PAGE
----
Ergonomics 4 Schools

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What is work?

Work can be thought of simply as activity - either mental or physical. Although it may not seem like it sometimes, your body is working constantly even when you're asleep! You carry out mental work whenever you use your brain to do something - reading, watching television, solving a problem, etc. You carry out physical work whenever you use your body to do something - walking, sitting, lifting, etc. Your body still works when you are asleep to digest food, repair tissues, keep you breathing, etc. Here, we will be concentrating mainly on physical work.

Types of physical work
Physical work is carried out by your muscles and is therefore often called muscular work. 
There are 2 types:
types of physical work
Static (or isometric meaning 'same length'): this is where a muscle remains contracted for a period of time but there is no movement, as in holding a picture against the wall or carrying a bag of shopping. Holding a static or fixed posture can be very tiring as your muscles don't get time to relax. A muscle which is heavily contracted squeezes against the blood vessels next to it, restricting blood flow. This cuts down the delivery of oxygen to the muscle and the removal of a waste product, lactic acid, from the muscle. This results in muscular aches or pain. Any fixed posture will bring on these symptoms, for example, standing to attention or sitting upright.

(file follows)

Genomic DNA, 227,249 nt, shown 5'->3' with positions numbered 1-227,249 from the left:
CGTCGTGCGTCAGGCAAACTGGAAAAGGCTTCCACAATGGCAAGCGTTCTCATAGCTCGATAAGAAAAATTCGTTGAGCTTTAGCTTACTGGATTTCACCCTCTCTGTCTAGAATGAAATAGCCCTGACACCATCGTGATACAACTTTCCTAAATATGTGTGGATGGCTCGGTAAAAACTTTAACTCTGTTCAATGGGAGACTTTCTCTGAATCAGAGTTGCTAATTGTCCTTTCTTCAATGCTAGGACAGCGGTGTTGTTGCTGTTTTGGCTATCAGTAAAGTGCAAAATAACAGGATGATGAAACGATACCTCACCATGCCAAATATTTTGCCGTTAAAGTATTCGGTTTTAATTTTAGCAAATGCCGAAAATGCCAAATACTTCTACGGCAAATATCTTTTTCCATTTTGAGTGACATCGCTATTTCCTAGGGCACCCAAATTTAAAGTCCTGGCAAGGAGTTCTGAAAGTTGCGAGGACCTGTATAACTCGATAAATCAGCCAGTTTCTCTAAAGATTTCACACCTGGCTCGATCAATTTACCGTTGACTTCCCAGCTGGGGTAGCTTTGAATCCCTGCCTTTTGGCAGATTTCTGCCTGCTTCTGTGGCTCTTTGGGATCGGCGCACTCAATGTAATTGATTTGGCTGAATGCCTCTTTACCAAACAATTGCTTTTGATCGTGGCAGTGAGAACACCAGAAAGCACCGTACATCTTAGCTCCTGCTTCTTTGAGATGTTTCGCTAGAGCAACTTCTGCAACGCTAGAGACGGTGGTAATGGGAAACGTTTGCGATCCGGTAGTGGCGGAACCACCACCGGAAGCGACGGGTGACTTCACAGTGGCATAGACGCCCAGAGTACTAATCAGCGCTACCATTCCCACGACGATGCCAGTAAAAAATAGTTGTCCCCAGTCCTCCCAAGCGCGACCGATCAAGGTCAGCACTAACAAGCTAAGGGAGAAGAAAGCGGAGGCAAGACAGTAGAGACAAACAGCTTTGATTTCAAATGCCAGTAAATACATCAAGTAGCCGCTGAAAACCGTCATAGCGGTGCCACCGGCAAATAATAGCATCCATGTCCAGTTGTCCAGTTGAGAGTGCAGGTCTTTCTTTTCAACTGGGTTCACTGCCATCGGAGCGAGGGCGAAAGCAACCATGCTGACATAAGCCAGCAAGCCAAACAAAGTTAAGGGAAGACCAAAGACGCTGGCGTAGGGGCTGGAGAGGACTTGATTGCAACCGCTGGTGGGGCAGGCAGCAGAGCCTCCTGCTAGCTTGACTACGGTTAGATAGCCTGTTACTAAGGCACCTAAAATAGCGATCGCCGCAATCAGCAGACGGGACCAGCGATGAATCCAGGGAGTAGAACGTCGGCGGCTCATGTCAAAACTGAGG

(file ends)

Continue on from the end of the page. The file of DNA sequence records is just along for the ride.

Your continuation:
Dynamic (or isotonic meaning 'same tension'): this is where there is rhythmical contraction and relaxation of a muscle which does result in movement, as in pulling open a drawer or walking up stairs. Dynamic work is less tiring and more efficient than static work. This is because during dynamic work a muscle contracts and relaxes rhythmically which makes it act like a pump for the flow of blood in the blood vessels, allowing the blood to supply more oxygen and take away more lactic acid than during static work.

Try this!Hold a small book in each hand. Put one arm straight out in front of you and keep it in that position. This arm is doing static work. With your other arm, keep your elbow at your side and move your forearm up and down repeatedly. This arm is doing dynamic work. Which arm gets tired first? It's probably the one holding the book still in front of you and apparently doing nothing!

Types of muscle
There are three types of muscle tissue in your body: smooth muscle tissue - located within the walls of various body organs; cardiac muscle tissue - which forms the heart; and skeletal muscle (striated) tissue - which forms the muscles that make you move. Skeletal muscle is made up of bundles of muscle fibres which can contract together in one direction. During movement, when a muscle contracts, the muscle fibres reduce in length so the amount of movement that the muscle can produce depends on the original length of these fibres. The strength of the muscle will depend on the number of fibres that it contains and the cross-sectional area of the muscle.


Muscular endurance and strength

muscular strength and endurance Muscular endurance is the ability of a muscle or a muscle group to remain contracted over a period of time. Endurance can be static or dynamic. Static endurance can be determined by the length of time a limb can maintain a certain position, whereas dynamic endurance can be measured by the number of times a limb can perform a movement against a certain resistance.